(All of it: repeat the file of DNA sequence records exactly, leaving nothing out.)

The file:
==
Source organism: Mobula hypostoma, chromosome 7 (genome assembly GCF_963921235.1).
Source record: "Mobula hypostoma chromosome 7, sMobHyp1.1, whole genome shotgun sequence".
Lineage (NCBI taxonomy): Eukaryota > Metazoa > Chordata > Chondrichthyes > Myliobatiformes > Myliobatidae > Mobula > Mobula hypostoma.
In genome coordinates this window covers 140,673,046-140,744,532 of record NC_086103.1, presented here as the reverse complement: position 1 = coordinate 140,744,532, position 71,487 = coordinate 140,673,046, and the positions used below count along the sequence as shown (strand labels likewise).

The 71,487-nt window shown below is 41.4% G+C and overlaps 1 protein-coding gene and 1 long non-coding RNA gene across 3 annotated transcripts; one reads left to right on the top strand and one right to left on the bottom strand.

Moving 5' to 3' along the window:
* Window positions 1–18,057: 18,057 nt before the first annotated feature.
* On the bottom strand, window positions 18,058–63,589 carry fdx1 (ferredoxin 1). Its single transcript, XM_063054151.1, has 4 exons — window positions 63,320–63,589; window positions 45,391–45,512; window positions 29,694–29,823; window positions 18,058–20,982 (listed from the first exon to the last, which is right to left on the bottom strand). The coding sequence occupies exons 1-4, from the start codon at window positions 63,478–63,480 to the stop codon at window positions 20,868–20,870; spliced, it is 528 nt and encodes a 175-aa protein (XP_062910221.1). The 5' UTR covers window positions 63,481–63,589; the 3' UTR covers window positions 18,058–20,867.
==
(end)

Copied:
Source organism: Mobula hypostoma, chromosome 7 (genome assembly GCF_963921235.1).
Source record: "Mobula hypostoma chromosome 7, sMobHyp1.1, whole genome shotgun sequence".
Lineage (NCBI taxonomy): Eukaryota > Metazoa > Chordata > Chondrichthyes > Myliobatiformes > Myliobatidae > Mobula > Mobula hypostoma.
In genome coordinates this window covers 140,673,046-140,744,532 of record NC_086103.1, presented here as the reverse complement: position 1 = coordinate 140,744,532, position 71,487 = coordinate 140,673,046, and the positions used below count along the sequence as shown (strand labels likewise).

The 71,487-nt window shown below is 41.4% G+C and overlaps 1 protein-coding gene and 1 long non-coding RNA gene across 3 annotated transcripts; one reads left to right on the top strand and one right to left on the bottom strand.

Moving 5' to 3' along the window:
* Window positions 1–18,057: 18,057 nt before the first annotated feature.
* On the bottom strand, window positions 18,058–63,589 carry fdx1 (ferredoxin 1). Its single transcript, XM_063054151.1, has 4 exons — window positions 63,320–63,589; window positions 45,391–45,512; window positions 29,694–29,823; window positions 18,058–20,982 (listed from the first exon to the last, which is right to left on the bottom strand). The coding sequence occupies exons 1-4, from the start codon at window positions 63,478–63,480 to the stop codon at window positions 20,868–20,870; spliced, it is 528 nt and encodes a 175-aa protein (XP_062910221.1). The 5' UTR covers window positions 63,481–63,589; the 3' UTR covers window positions 18,058–20,867.